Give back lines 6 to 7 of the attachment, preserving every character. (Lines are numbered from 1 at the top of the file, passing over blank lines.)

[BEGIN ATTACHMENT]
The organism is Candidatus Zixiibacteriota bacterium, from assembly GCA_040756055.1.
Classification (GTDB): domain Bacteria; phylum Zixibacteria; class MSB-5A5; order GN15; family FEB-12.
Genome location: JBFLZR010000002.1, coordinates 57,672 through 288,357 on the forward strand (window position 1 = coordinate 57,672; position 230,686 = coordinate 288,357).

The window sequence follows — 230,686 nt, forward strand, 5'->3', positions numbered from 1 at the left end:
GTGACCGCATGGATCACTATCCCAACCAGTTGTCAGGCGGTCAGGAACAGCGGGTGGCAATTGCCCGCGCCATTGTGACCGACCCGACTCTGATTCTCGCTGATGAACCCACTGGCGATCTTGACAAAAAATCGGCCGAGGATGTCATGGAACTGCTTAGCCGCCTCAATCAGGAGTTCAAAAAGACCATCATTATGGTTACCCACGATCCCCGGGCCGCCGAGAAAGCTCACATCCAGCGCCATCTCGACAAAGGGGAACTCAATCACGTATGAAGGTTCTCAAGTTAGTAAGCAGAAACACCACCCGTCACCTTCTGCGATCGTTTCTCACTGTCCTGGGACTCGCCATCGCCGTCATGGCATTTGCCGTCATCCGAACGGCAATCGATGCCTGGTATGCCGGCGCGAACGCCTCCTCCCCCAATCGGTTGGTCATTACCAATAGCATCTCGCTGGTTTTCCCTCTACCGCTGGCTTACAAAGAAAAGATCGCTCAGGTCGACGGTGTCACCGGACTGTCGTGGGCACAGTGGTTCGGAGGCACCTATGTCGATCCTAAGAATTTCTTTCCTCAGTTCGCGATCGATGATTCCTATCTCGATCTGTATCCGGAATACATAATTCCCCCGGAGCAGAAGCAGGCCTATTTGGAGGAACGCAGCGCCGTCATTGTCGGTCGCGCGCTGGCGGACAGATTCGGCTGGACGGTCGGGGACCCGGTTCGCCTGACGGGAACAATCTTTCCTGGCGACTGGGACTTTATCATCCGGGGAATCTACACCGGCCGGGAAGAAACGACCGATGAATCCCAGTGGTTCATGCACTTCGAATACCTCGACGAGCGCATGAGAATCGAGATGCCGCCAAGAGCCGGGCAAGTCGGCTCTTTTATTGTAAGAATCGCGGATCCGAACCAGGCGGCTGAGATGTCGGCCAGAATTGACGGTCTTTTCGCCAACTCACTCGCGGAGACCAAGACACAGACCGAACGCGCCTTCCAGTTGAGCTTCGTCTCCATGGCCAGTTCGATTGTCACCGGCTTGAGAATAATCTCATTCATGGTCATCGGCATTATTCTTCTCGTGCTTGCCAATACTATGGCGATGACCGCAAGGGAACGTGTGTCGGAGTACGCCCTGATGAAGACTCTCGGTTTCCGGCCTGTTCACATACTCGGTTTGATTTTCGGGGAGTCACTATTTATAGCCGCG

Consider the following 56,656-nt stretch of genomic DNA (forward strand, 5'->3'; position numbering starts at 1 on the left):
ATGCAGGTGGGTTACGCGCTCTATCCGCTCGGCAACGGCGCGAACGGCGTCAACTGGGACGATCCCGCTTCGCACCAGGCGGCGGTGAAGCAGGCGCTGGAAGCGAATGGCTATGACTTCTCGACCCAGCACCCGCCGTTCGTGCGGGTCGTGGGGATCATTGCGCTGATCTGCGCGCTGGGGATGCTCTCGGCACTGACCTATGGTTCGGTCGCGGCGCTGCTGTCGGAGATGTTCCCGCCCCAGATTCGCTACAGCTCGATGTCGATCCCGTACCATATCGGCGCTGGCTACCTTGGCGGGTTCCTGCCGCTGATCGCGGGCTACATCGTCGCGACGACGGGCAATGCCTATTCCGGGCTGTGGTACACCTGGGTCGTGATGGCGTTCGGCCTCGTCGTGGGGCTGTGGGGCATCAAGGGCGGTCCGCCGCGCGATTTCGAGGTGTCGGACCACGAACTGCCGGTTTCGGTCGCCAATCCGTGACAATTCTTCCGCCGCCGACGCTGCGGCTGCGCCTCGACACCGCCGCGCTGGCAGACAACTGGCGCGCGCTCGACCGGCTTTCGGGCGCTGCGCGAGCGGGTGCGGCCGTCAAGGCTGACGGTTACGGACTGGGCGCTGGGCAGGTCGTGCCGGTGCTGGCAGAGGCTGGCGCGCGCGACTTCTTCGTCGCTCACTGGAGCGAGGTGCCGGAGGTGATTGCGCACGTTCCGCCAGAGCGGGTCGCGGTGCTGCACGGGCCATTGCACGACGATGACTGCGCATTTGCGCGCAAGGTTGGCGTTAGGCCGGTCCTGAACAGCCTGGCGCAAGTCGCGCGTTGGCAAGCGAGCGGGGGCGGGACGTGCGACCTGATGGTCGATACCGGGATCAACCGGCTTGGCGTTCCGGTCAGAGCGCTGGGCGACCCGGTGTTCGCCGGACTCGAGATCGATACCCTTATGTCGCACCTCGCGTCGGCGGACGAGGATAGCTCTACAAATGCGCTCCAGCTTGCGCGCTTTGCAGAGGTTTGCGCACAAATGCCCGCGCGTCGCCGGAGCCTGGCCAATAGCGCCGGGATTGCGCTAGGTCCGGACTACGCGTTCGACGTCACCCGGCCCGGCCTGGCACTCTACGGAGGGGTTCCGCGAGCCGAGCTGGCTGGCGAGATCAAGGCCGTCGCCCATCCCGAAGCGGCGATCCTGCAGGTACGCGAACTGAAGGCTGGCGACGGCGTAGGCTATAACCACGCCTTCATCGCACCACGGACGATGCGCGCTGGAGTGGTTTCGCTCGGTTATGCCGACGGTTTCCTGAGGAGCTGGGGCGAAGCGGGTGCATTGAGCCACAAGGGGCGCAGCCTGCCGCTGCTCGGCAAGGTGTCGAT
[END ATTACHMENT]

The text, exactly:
Consider the following 56,656-nt stretch of genomic DNA (forward strand, 5'->3'; position numbering starts at 1 on the left):
ATGCAGGTGGGTTACGCGCTCTATCCGCTCGGCAACGGCGCGAACGGCGTCAACTGGGACGATCCCGCTTCGCACCAGGCGGCGGTGAAGCAGGCGCTGGAAGCGAATGGCTATGACTTCTCGACCCAGCACCCGCCGTTCGTGCGGGTCGTGGGGATCATTGCGCTGATCTGCGCGCTGGGGATGCTCTCGGCACTGACCTATGGTTCGGTCGCGGCGCTGCTGTCGGAGATGTTCCCGCCCCAGATTCGCTACAGCTCGATGTCGATCCCGTACCATATCGGCGCTGGCTACCTTGGCGGGTTCCTGCCGCTGATCGCGGGCTACATCGTCGCGACGACGGGCAATGCCTATTCCGGGCTGTGGTACACCTGGGTCGTGATGGCGTTCGGCCTCGTCGTGGGGCTGTGGGGCATCAAGGGCGGTCCGCCGCGCGATTTCGAGGTGTCGGACCACGAACTGCCGGTTTCGGTCGCCAATCCGTGACAATTCTTCCGCCGCCGACGCTGCGGCTGCGCCTCGACACCGCCGCGCTGGCAGACAACTGGCGCGCGCTCGACCGGCTTTCGGGCGCTGCGCGAGCGGGTGCGGCCGTCAAGGCTGACGGTTACGGACTGGGCGCTGGGCAGGTCGTGCCGGTGCTGGCAGAGGCTGGCGCGCGCGACTTCTTCGTCGCTCACTGGAGCGAGGTGCCGGAGGTGATTGCGCACGTTCCGCCAGAGCGGGTCGCGGTGCTGCACGGGCCATTGCACGACGATGACTGCGCATTTGCGCGCAAGGTTGGCGTTAGGCCGGTCCTGAACAGCCTGGCGCAAGTCGCGCGTTGGCAAGCGAGCGGGGGCGGGACGTGCGACCTGATGGTCGATACCGGGATCAACCGGCTTGGCGTTCCGGTCAGAGCGCTGGGCGACCCGGTGTTCGCCGGACTCGAGATCGATACCCTTATGTCGCACCTCGCGTCGGCGGACGAGGATAGCTCTACAAATGCGCTCCAGCTTGCGCGCTTTGCAGAGGTTTGCGCACAAATGCCCGCGCGTCGCCGGAGCCTGGCCAATAGCGCCGGGATTGCGCTAGGTCCGGACTACGCGTTCGACGTCACCCGGCCCGGCCTGGCACTCTACGGAGGGGTTCCGCGAGCCGAGCTGGCTGGCGAGATCAAGGCCGTCGCCCATCCCGAAGCGGCGATCCTGCAGGTACGCGAACTGAAGGCTGGCGACGGCGTAGGCTATAACCACGCCTTCATCGCACCACGGACGATGCGCGCTGGAGTGGTTTCGCTCGGTTATGCCGACGGTTTCCTGAGGAGCTGGGGCGAAGCGGGTGCATTGAGCCACAAGGGGCGCAGCCTGCCGCTGCTCGGCAAGGTGTCGAT